Replacing inefficient heating devices, often owned by low-income families, is a major challenge for citizens and some Member State authorities. In Poland (Małopolska), the anti-smog resolution restricts the use of solid fuels. The cost of replacing residential heating sources may exceed €1 billion. National funding was not secured.
While the AQPs identified the main pollution sources, they did not always contain specific measures to tackle their emissions. For example, Krakow’s latest AQP contains only limited measures that reduce industrial emissions – which is a major source of NO2 pollution, while Sofia’s AQP does not include any measure that reduces emissions from households – which is a major source of PM pollution (see Box 4).41
AQPs frequently proposed measures that do not have a direct impact on reducing air pollutant concentrations such as administrative simplification measures, evaluations or surveys. We also found that AQPs did not assess the cost effectiveness of the measures.42
Achieving air quality targets sometimes requires difficult political decisions. For example, the use of personal vehicles is a major source of urban air pollution in Brussels, Stuttgart and Milan, and the most effective measures would be to limit their use.
AQPs privilege quantity over the quality of information43
All the six cities we visited have been producing AQPs for a long time. The plans typically cover four to five year periods. The Air Quality Directive does not require Member States to report on implementation of their AQPs to the Commission, or to update them when new measures are adopted or when progress is visibly insufficient. Member States only need to update their AQPs at the end of the plan’s period, if air quality still does not meet the standards.44
Because of widespread high levels of pollution, Member States prepare a high number of AQPs. The AQPs we examined were lengthy46 and often did not contain all relevant air quality measures planned or taken47. Member States also report more documents containing additional measures when requested by the Commission.45
The production of AQPs is a lengthy process. When Member States send them to the Commission, they usually deal with a breach of an air pollution limit that occurred more than two years earlier48, but provide no information about subsequent progress.46
The above factors combine to make monitoring of Member State actions by the Commission a difficult exercise. This slowed monitoring of the implementation of the Directive.47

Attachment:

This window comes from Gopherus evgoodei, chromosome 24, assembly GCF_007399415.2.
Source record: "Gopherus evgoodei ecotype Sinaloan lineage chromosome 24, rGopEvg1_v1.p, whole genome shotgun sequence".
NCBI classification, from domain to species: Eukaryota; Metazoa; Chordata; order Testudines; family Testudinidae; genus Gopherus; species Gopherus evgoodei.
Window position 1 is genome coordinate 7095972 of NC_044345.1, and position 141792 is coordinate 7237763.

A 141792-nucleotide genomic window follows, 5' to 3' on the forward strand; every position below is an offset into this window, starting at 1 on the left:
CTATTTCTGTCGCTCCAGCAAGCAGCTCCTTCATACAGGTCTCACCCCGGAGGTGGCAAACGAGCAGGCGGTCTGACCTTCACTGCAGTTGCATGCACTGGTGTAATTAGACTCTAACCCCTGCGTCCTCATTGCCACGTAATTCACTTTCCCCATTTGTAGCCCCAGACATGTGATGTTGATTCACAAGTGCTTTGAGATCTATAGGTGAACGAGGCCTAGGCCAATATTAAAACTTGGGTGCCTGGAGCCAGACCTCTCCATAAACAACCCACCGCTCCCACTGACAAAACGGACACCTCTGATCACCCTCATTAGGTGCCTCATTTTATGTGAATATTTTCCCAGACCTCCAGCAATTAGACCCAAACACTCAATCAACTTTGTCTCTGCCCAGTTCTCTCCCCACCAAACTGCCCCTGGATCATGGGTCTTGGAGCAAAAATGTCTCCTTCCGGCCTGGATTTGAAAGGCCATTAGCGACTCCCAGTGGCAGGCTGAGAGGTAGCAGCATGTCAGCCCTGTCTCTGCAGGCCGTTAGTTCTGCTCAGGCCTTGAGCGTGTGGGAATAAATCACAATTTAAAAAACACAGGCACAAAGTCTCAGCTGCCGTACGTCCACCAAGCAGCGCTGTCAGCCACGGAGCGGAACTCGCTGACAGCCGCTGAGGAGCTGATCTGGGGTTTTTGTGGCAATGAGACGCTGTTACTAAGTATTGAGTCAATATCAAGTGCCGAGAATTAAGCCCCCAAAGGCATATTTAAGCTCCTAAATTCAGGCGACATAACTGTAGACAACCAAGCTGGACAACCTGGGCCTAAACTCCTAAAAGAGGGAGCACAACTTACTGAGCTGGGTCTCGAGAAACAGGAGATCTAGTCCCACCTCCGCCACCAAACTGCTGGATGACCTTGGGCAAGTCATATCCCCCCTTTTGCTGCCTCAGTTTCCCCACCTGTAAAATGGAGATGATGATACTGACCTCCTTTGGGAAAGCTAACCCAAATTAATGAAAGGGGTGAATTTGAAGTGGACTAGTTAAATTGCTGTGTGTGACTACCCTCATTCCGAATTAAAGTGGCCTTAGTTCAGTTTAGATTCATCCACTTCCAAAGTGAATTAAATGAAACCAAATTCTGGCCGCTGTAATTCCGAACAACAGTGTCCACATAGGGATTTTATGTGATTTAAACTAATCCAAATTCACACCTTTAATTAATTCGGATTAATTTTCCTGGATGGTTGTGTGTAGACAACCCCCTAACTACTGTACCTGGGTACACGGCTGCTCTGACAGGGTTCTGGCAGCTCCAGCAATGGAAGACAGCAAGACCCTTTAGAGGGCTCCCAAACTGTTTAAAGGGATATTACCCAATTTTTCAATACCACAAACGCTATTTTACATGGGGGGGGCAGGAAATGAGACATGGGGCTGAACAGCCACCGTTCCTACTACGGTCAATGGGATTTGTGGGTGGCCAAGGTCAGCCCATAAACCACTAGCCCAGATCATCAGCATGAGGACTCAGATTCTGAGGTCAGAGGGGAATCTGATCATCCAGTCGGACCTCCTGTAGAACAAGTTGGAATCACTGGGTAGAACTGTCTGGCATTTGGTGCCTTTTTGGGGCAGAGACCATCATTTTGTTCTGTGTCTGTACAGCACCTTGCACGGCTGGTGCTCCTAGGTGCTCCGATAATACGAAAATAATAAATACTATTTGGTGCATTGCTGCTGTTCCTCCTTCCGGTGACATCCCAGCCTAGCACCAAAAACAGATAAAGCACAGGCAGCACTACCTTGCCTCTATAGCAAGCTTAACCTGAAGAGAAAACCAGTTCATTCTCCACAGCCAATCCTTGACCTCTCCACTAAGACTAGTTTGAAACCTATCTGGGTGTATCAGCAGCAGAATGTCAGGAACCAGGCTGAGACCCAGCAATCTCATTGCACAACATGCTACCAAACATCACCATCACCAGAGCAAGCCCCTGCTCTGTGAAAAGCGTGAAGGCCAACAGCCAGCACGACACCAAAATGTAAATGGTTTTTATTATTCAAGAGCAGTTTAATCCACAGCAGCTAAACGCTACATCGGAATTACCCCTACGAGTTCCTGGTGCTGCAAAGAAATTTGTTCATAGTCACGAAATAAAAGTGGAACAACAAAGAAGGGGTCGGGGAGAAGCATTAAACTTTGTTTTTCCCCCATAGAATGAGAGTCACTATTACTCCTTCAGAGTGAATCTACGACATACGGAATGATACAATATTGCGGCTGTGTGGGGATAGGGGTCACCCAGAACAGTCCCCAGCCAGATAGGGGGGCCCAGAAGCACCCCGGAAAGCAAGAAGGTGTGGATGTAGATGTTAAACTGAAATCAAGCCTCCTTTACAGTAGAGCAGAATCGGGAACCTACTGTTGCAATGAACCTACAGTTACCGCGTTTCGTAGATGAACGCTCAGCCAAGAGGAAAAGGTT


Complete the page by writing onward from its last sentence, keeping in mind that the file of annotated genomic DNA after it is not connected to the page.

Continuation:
The continuing, although decreasing, high levels of pollution (see Figure 4), show that producing AQPs have not been sufficient to ensure compliance with the AAQ Directive and reduce pollution as soon as possible. The European Court of Justice (ECJ) confirmed this in recent rulings (see paragraph 52).
The Commission faces limitations in checking compliance and the enforcement process is slow48
The AAQ Directive requires the Commission to monitor and enforce Member States’ implementation of the Directive. However, Member States do not have to report on implementation of their AQPs, or to update them when they adopt new measures, or when progress is insufficient (see paragraph 43). Some provisions of the Directive are by their nature difficult to verify (such as ensuring that Member States comply with their public information duties; or checking the location of more than four thousand monitoring stations).49
While air pollution limits are frequently exceeded, the Commission identifies the most serious breaches of compliance and starts dialogues with the Member States, until it decides to close the process or concludes that the Member State has failed to put forward sufficiently ambitious and convincing measures. At this stage, the Commission can launch infringement proceedings against the Member State.50
As of January 2018, the Commission had 16 ongoing infringement proceedings due to PM pollution, 13 due to NO2, one due to SO2 and two other infringement proceedings regarding air pollution monitoring (see Annex III).51
We analysed the ongoing infringements processes involving the six cities we visited49. All six Member States applied for the postponement of attainment deadlines under Article 2250. Consequently, the infringement procedure could only start once the Commission decided on these applications for postponement.52